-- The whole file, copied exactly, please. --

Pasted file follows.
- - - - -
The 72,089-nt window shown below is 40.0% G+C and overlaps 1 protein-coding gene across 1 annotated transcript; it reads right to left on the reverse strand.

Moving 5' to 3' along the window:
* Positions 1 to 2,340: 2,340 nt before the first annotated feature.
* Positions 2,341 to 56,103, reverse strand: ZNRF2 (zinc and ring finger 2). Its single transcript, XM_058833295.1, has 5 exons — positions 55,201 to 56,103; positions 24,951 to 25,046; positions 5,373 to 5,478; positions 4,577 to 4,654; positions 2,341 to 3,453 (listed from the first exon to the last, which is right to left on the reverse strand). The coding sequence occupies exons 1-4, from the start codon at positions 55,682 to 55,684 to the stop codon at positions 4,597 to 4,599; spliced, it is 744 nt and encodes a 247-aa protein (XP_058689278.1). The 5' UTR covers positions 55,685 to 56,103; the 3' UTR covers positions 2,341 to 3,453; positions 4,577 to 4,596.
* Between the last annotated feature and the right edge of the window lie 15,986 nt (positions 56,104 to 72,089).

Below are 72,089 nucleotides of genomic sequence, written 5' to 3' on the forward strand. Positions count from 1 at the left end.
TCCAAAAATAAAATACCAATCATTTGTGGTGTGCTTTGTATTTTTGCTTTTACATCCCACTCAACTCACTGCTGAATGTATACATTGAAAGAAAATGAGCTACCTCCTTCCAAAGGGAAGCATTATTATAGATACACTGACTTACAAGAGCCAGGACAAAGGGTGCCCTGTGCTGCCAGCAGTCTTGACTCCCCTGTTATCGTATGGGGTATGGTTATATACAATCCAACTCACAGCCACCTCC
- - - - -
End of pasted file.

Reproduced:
The 72,089-nt window shown below is 40.0% G+C and overlaps 1 protein-coding gene across 1 annotated transcript; it reads right to left on the reverse strand.

Moving 5' to 3' along the window:
* Positions 1 to 2,340: 2,340 nt before the first annotated feature.
* Positions 2,341 to 56,103, reverse strand: ZNRF2 (zinc and ring finger 2). Its single transcript, XM_058833295.1, has 5 exons — positions 55,201 to 56,103; positions 24,951 to 25,046; positions 5,373 to 5,478; positions 4,577 to 4,654; positions 2,341 to 3,453 (listed from the first exon to the last, which is right to left on the reverse strand). The coding sequence occupies exons 1-4, from the start codon at positions 55,682 to 55,684 to the stop codon at positions 4,597 to 4,599; spliced, it is 744 nt and encodes a 247-aa protein (XP_058689278.1). The 5' UTR covers positions 55,685 to 56,103; the 3' UTR covers positions 2,341 to 3,453; positions 4,577 to 4,596.
* Between the last annotated feature and the right edge of the window lie 15,986 nt (positions 56,104 to 72,089).

Below are 72,089 nucleotides of genomic sequence, written 5' to 3' on the forward strand. Positions count from 1 at the left end.
TCCAAAAATAAAATACCAATCATTTGTGGTGTGCTTTGTATTTTTGCTTTTACATCCCACTCAACTCACTGCTGAATGTATACATTGAAAGAAAATGAGCTACCTCCTTCCAAAGGGAAGCATTATTATAGATACACTGACTTACAAGAGCCAGGACAAAGGGTGCCCTGTGCTGCCAGCAGTCTTGACTCCCCTGTTATCGTATGGGGTATGGTTATATACAATCCAACTCACAGCCACCTCC